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Appalachian dulcimer
Dulcimer (UP).jpg
Other names Mountain duclimer
Related instruments

The Appalachian dulcimer (or mountain dulcimer) is a fretted string instrument of the zither family, typically with three or four strings. It is native to the Appalachian region of the United States. The body extends the length of the fingerboard, and its fretting is generally diatonic.



Although the Appalachian dulcimer appeared in regions dominated by Irish and Scottish settlement, the instrument has no known precedent in Ireland or Scotland. However, several diatonic fretted zithers exist in Continental Europe, which bear a strong similarity to the dulcimer. Jean Ritchie (The Dulcimer Book, 1974) and others have speculated that the Appalachian dulcimer is related to similar European instruments like the langeleik, scheitholt, and epinette des Vosges.


Closeup of Aubrey Atwater playing dulcimer.

A traditional way to play the instrument is to lay it flat on the lap and pluck or strum the strings with one hand, while fretting with the other. The dulcimer may also be placed in a similar position on a piece of furniture such as a table or chest of drawers, to enhance the sound. There are two predominant methods of fretting. First, the strings may be depressed with the fingertips of the fretting hand. Using this technique, all the strings may be fretted allowing the player to produce chords. Second, the melody string, the string closest to the player, may be depressed with a noter, typically a short length of dowel or bamboo (see photo at left). Using this method, only the melody string is fretted and the other strings act as drone strings (the melody string may be doubled so that the melody can be better heard over the drones). In this second style of playing, the combination of the drone strings and the buzz of the noter on the melody strings produces a unique sound.

In practice, a wide variety of playing styles have long been used. Jean Ritchie's The Dulcimer Book (1974) has an old photograph of Mrs. Leah Smith of Big Laurel, Kentucky, playing the dulcimer with a bow instead of a pick, with the tail of the dulcimer held in the player's lap, and the headstock resting on a table pointing away from her. In their book In Search of the Wild dulcimer (1974), Robert Force and Al d'Ossché describe their preferred method as "guitar style": the dulcimer hangs from a strap around the neck, and the instrument is fretted and strummed like a guitar; they also describe playing "Autoharp style" where "the dulcimer is held vertically with the headstock over the shoulder." Lynn McSpadden, in his book Four and Twenty Songs for the Mountain Dulcimer, states that some players "tilt the dulcimer up sideways on their laps and strum in a guitar style." Still other dulcimer players use a fingerstyle technique, fingering chord positions with the fretting hand and rhythmically plucking individual strings with the strumming hand, creating delicate arpeggios.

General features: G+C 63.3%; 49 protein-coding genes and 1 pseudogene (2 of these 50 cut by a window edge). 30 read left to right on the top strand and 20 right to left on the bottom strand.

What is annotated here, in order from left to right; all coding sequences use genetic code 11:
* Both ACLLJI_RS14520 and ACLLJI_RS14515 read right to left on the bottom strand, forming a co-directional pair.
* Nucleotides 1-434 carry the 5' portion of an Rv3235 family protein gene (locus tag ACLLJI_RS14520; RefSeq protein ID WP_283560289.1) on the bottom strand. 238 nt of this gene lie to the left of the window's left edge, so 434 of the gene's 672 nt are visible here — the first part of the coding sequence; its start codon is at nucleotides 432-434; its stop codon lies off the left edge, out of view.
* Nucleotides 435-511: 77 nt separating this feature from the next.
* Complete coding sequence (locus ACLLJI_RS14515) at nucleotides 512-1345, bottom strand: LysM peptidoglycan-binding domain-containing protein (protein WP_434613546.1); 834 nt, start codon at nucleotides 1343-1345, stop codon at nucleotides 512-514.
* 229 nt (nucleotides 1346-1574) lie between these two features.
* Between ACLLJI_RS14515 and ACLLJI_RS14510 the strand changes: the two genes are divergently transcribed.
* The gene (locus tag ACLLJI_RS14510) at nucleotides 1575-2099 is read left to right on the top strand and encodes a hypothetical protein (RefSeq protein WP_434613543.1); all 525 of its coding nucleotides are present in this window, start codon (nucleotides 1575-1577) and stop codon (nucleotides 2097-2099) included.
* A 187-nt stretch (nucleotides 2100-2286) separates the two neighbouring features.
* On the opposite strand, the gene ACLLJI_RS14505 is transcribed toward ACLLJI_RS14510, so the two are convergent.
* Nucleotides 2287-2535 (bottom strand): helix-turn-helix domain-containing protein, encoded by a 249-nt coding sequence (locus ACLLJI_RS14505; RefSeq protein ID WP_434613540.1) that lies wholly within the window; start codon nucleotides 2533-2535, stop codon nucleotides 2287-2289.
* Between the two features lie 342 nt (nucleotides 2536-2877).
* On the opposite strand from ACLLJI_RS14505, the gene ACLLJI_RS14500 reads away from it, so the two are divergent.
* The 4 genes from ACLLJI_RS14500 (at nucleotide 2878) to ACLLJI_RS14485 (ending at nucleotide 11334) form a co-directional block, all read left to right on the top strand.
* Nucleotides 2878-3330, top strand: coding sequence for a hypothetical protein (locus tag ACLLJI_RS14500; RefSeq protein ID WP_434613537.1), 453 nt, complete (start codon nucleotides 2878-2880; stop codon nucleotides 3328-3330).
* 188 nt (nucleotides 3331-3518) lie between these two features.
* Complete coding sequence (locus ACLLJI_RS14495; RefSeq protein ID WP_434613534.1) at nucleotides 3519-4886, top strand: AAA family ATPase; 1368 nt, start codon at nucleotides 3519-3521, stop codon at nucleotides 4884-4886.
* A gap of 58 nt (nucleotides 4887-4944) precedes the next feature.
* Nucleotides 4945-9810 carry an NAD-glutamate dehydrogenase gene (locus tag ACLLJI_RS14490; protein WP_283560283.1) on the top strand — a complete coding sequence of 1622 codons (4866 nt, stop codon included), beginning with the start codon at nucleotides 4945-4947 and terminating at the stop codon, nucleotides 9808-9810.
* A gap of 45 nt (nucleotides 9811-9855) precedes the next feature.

Contemporary players have also borrowed from chord theory and guitar analogues to create a variety of more complex ways to play the dulcimer. Some dulcimers are constructed with four equidistant strings to facilitate playing more complex chords, particularly for playing jazz. In another line of contemporary innovation, electric dulcimers have been used in rock music. The Appalachian dulcimer is both easy to learn to play, and capable of complexity, providing scope for a wide range of professionals and hobbyists.

Strings and tuning

The frets of the Appalachian dulcimer are typically arranged in a diatonic scale. Traditionally, the Appalachian dulcimer was usually tuned to DAA, or notes with this 1 5 5 relationship. The key note is on the bass string and the middle string is an interval of a perfect fifth above it. The melody string is tuned so that the key note is at the third fret. This facilitates playing melodies in the Ionian mode. The melody played on the top string (or string pair) only, with the unfretted drone strings providing a simple harmony, gives the instrument its distinctive traditional sound. To play in a different key, or in a different mode, a traditional player would have to retune the instrument. For example, to play a minor mode melody the instrument might be tuned to DAC. This facilitates playing the Aeolian mode, where the scale begins at the first fret.

A photo from the May 1, 1917 issue of Vogue, featuring an Appalachian dulcimer.

Modern instruments usually include an additional fret a half step below the octave position, the so-called "six and a half" fret. This enables one to play in the Ionian mode when tuned to DAD, the traditional tuning for the Mixolydian mode, where the scale starts on the open fret. This arrangement is often found to be more conducive to chordal playing, as opposed to the more traditional dronal style. Among modern players, it is fair to say that the instrument is most commonly tuned to DAD. So-called "chromatic dulcimers" are sometimes made, to permit play in any key without re-tuning.